On a Narrative of Failure
One of the most potent modern images of failure, almost as powerful as that of the Air America helicopter evacuating American citizens on a rooftop in Saigon in April 1975, was a photograph of the shell of burnt-out U.S. navy Sikorsky helicopter in the Iranian desert following the failed attempt to release Americans taken hostage by the fundamentalist Iranian regime (Helicopters so often produce poignant images of failure. One recalls another burn-out helicopter in which were the bodies of Israeli hostages, victims of a failed rescue mission by German police snipers at Munich airport in September 1972). Of the eight helicopters that took part in Operation Eagle Claw only five managed to arrive in working condition at Desert One, the first staging area of the operation, and after the decision was made to abort, one of them crashed into a Hercules transport plane. The failure of the mission cost not only the lives of eight members of the task force aboard the destroyed aircraft but ended the presidency of Jimmy Carter and left the 52 members of the embassy staff to face an additional eight months before they were released from captivity.
There is no comparative dramatic image of the failure of the Second Crusade. But failure it was, and much more the outcome of ill-thought-out actions, with a little treachery thrown in, than Eagle Claw, which was perhaps more a case of bad luck than mismanagement. It came as a response to the first great territorial loss of the crusader period - the conquest of the County of Edessa in 1144 by the atabeg of Mosul, Imad ad-Din Zengi. The city of Edessa was briefly recovered by Joscelin II in 1146, but he failed to take the citadel and Zengi's successor, Nuradin retook the city later that year.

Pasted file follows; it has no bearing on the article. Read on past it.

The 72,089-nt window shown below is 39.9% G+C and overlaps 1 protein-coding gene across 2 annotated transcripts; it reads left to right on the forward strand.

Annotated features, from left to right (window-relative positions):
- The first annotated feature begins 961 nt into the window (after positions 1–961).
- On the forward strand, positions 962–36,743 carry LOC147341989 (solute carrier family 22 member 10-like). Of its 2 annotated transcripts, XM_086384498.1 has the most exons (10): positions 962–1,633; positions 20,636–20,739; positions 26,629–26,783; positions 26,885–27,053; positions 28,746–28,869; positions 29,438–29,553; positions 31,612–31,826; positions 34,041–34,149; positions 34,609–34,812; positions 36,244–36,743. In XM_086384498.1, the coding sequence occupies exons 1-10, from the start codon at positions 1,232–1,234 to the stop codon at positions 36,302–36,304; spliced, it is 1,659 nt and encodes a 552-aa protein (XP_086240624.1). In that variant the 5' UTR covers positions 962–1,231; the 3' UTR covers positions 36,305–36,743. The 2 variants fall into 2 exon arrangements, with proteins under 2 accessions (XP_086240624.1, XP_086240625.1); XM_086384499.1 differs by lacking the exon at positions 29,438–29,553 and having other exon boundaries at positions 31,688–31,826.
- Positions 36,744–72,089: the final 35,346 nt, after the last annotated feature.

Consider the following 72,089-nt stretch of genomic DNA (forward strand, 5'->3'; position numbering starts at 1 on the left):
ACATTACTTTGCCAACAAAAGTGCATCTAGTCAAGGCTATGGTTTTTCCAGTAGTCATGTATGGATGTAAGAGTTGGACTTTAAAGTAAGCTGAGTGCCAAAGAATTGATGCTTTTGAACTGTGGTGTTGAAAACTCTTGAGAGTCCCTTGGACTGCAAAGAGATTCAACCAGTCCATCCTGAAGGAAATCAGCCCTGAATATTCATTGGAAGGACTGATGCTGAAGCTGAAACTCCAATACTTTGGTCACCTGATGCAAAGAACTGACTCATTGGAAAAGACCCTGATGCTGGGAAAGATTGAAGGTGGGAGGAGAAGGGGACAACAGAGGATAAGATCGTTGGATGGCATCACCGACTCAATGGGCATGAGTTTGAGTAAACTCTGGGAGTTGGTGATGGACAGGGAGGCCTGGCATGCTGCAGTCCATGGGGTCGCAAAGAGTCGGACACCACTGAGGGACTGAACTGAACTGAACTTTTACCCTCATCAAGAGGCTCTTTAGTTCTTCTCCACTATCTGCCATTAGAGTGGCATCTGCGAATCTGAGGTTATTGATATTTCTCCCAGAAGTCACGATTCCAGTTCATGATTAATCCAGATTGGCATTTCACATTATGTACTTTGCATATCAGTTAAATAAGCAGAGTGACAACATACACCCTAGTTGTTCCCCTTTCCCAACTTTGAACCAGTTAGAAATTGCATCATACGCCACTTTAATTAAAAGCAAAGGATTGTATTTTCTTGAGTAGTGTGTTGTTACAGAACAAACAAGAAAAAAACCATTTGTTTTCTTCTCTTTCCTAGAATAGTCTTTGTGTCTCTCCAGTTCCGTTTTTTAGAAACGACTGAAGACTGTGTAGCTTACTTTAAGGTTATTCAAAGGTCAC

As a response, the Second Crusade was a disaster. Instead of a concerted effort to recover Edessa (or to take Aleppo, the seat of power of the Zengid dynasty), the crusade was detoured to Damascus, a city that had actually allied with the Franks. This change in plan was decided upon only after all the contingents had arrived in the Holy Land, at a council at Palmaria, south of Acre on 24 June 1148. Participating in the council were a large number of royals, bishops, dukes, barons and others, among them the German Emperor Conrad, Louis VII of France, Baldwin II of Jerusalem and masters of the military orders.
Damascus was not an entirely unlikely choice if Edessa were not to be the focus, though it would be interesting to know the precise reasons for the council's decision not to attempt Edessa's recovery. Baldwin and the Templars appear to have been the driving force for this detour, though it is probable that neither Conrad nor Louis had any great desire to take on the more substantial and distant targets of Aleppo or Edessa. Possibly the dwindled size of the crusading army was also a factor in the diversion. William of Tyre only tells us that Damascus was "a city of great menace to us."*